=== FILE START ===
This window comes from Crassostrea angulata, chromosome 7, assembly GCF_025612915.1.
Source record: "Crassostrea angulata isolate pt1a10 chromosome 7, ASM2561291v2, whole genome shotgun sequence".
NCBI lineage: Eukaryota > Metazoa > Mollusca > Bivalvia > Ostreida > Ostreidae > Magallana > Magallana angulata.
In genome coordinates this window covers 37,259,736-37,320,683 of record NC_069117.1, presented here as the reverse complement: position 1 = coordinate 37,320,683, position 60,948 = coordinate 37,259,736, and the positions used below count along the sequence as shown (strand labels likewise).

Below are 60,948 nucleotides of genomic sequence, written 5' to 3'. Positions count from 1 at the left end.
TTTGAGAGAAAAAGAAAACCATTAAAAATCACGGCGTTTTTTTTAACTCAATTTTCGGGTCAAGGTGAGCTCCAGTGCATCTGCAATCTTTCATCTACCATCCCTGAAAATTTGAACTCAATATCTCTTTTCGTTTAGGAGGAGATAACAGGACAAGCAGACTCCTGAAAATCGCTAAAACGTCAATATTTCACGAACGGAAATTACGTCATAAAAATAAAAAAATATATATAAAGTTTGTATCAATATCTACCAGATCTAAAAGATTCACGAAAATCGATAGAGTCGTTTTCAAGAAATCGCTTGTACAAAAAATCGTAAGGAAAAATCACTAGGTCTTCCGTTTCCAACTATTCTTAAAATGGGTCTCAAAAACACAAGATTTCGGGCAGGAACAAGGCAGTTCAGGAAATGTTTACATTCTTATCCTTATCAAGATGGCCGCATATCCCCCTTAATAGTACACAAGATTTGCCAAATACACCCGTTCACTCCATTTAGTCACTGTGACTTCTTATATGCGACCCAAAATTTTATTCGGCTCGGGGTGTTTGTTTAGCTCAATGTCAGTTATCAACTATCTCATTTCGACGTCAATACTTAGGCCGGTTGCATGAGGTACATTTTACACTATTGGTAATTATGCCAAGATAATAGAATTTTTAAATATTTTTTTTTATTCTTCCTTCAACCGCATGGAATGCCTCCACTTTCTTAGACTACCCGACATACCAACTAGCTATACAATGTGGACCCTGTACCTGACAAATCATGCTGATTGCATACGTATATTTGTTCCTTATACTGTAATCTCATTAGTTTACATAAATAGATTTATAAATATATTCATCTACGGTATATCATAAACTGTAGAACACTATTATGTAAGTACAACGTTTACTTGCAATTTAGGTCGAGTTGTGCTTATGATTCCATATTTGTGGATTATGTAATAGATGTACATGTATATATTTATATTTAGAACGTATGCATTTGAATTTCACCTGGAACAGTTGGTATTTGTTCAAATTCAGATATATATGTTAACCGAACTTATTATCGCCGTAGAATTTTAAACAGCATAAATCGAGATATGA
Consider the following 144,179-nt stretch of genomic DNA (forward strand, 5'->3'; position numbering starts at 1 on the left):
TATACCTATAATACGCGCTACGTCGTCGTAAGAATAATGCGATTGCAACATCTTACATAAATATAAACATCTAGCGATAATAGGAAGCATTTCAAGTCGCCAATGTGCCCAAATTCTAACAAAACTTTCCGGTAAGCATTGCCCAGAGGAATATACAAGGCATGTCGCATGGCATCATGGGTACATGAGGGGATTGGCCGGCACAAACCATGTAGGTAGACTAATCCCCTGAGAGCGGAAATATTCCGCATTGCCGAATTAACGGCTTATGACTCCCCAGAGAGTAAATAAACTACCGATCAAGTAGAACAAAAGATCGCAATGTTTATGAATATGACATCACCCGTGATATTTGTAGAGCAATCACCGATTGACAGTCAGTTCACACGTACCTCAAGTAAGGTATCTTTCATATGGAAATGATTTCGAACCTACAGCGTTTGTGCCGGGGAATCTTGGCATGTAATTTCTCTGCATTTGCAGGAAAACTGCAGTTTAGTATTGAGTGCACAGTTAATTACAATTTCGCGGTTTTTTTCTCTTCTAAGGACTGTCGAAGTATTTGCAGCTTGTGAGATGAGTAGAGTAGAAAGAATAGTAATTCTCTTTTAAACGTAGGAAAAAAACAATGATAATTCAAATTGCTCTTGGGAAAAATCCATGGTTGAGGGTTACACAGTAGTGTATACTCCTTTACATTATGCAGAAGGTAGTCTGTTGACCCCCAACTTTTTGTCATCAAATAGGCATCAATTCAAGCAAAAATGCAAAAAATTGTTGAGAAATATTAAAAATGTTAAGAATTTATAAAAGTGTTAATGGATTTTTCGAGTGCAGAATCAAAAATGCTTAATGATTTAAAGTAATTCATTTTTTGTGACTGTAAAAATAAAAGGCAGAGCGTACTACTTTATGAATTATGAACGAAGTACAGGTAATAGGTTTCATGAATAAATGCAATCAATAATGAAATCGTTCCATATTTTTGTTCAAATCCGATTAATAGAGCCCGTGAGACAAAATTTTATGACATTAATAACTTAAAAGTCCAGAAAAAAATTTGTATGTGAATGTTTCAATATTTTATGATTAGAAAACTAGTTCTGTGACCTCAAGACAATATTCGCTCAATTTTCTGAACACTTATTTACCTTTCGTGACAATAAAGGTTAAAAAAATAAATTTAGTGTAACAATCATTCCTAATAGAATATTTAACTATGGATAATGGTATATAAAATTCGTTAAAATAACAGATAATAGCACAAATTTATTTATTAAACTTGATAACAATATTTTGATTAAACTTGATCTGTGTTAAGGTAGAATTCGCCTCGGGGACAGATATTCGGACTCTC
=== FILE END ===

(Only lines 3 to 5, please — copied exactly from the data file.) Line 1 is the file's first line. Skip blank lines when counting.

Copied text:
NCBI lineage: Eukaryota > Metazoa > Mollusca > Bivalvia > Ostreida > Ostreidae > Magallana > Magallana angulata.
In genome coordinates this window covers 37,259,736-37,320,683 of record NC_069117.1, presented here as the reverse complement: position 1 = coordinate 37,320,683, position 60,948 = coordinate 37,259,736, and the positions used below count along the sequence as shown (strand labels likewise).

Below are 60,948 nucleotides of genomic sequence, written 5' to 3'. Positions count from 1 at the left end.